Feb 4, 2010

If Democrats Don't Pass Health Reform, Will They Lose Younger Voters?

As a new article in Newsweek points out, young Americans are the least likely to be insured. And no, not because they're lazy or don't want to pay:
Young Americans are uniquely affected by the nation's broken health-care system. The Commonwealth Fund, a private foundation that aims to improve health care, found in a report released in December that nearly half of all young adults between 19 and 29 said they were uninsured at some time during the past year. Because this age range brings with it a number of transition points that can lead to coverage being cut off—high school and college graduation, and early internships or jobs that don't provide coverage—it's a decade fraught with peril.

Given the weakness in the economy, says Sara Collins, co-author of the report, young adults looking for insurance through their employers face an uphill battle. If the economy gets worse, so too will the health-care outlook for young Americans.

So it's no surprise that young Americans are more in favor of comprehensive health care reform than any other age group. From the article:

...even after months of demonization, including countless falsehoods about government takeovers and "death panels," young people remain the group that supports health-care reform at the highest rates. When the Commonwealth Fund asked young respondents whether it was important for Congress and the president to improve the health-care system, 88 percent said yes.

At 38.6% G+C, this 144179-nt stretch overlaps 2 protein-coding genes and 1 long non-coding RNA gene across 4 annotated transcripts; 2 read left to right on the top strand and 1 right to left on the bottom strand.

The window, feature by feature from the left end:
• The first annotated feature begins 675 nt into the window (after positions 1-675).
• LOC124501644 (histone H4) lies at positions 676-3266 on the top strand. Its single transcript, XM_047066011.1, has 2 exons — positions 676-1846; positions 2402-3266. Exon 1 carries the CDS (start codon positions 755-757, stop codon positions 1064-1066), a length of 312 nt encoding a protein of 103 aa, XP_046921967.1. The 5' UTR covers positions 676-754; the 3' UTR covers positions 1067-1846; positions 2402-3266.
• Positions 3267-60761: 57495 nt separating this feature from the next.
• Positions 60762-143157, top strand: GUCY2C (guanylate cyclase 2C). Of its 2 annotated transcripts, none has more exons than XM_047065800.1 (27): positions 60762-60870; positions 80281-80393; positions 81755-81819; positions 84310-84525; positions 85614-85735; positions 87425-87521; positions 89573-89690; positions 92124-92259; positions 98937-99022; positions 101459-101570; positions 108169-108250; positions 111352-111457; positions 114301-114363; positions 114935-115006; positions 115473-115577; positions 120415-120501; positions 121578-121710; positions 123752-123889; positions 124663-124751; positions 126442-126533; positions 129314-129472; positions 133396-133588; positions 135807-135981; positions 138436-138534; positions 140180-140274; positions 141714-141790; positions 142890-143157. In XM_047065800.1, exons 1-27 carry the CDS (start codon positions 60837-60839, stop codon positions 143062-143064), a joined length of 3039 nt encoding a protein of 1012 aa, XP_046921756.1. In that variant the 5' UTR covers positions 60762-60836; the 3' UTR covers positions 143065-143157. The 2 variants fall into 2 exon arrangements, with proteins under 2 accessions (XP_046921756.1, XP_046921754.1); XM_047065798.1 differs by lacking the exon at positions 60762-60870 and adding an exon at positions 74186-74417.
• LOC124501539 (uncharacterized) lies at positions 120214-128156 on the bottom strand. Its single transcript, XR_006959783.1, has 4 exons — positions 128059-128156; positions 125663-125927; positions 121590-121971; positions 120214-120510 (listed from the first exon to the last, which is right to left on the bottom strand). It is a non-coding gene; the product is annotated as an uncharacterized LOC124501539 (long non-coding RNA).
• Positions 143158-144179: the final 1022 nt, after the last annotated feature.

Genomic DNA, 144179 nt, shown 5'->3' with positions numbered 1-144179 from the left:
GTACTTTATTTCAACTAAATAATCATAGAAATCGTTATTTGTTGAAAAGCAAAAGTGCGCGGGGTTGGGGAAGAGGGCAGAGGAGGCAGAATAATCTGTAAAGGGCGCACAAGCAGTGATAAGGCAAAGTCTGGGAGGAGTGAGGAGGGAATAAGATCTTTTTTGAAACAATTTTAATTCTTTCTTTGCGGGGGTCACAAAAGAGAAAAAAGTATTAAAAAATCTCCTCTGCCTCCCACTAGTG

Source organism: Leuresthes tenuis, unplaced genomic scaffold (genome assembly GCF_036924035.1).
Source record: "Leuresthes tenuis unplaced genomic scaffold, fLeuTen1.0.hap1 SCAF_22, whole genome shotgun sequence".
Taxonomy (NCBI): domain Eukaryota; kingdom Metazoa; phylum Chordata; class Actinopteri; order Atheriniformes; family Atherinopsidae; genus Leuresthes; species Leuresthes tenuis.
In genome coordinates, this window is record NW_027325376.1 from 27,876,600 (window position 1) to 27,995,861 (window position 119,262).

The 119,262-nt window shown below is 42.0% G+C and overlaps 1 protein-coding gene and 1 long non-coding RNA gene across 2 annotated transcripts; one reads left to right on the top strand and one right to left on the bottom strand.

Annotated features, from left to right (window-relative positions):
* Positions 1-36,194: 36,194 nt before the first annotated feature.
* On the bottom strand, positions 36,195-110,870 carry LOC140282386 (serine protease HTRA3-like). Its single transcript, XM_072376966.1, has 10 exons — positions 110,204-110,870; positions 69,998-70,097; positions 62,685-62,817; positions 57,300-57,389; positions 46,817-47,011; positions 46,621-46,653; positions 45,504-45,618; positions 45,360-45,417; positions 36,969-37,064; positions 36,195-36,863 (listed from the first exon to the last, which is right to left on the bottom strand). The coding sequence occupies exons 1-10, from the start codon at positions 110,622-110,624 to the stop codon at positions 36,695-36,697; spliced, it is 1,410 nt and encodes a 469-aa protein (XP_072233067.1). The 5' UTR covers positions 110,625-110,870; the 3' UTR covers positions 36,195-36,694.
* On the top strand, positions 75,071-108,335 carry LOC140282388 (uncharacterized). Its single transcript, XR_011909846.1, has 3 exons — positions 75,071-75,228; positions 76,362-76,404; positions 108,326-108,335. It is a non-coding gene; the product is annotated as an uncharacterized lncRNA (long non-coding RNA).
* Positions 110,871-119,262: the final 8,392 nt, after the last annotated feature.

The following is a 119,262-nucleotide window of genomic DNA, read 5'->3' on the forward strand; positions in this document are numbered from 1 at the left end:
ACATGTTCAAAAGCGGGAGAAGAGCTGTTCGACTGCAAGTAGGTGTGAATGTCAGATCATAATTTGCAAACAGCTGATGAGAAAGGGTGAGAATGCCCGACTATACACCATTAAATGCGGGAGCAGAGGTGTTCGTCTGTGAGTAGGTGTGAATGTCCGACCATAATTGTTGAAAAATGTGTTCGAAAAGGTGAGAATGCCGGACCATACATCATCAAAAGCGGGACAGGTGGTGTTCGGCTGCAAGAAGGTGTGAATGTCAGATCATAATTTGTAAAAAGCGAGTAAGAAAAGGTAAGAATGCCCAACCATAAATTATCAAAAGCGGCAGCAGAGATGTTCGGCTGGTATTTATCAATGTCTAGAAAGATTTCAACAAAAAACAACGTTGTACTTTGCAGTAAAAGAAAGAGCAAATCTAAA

Now if Congress lets down young people on health care, will young people turn away from political involvement? If one of the most important issues to young Americans is allowed to wither and die, what will young people think of the politicians they voted for, the ones who promised that this time would be different? From the Newsweek piece:
If the Democrats drop health care, there will be an entire generation of young voters unable to point to a single major legislative accomplishment from the party during their lifetime. And as far they will be concerned, when it came time for the Democrats to act on an issue that was particularly important to them, they folded.
Democrats worried about their re-election campaigns this fall should be very concerned about this. Young people are a crucial part of their base, and were instrumental in Obama's electoral success. If they turn away from the Democrats or from politics, much like my generation did after the promises President Clinton made turned to dust, it will be the party's loss most of all. So Congress should pass health care reform--if not for the country, if not for all the uninsured or under-insured Americans outthere--to at least keep alive the hope, activism, and civic-mindedness of our nation's youngest voters. After all, corny as it sounds, they are America's future. Let's keep them healthy, happy, and politically engaged.

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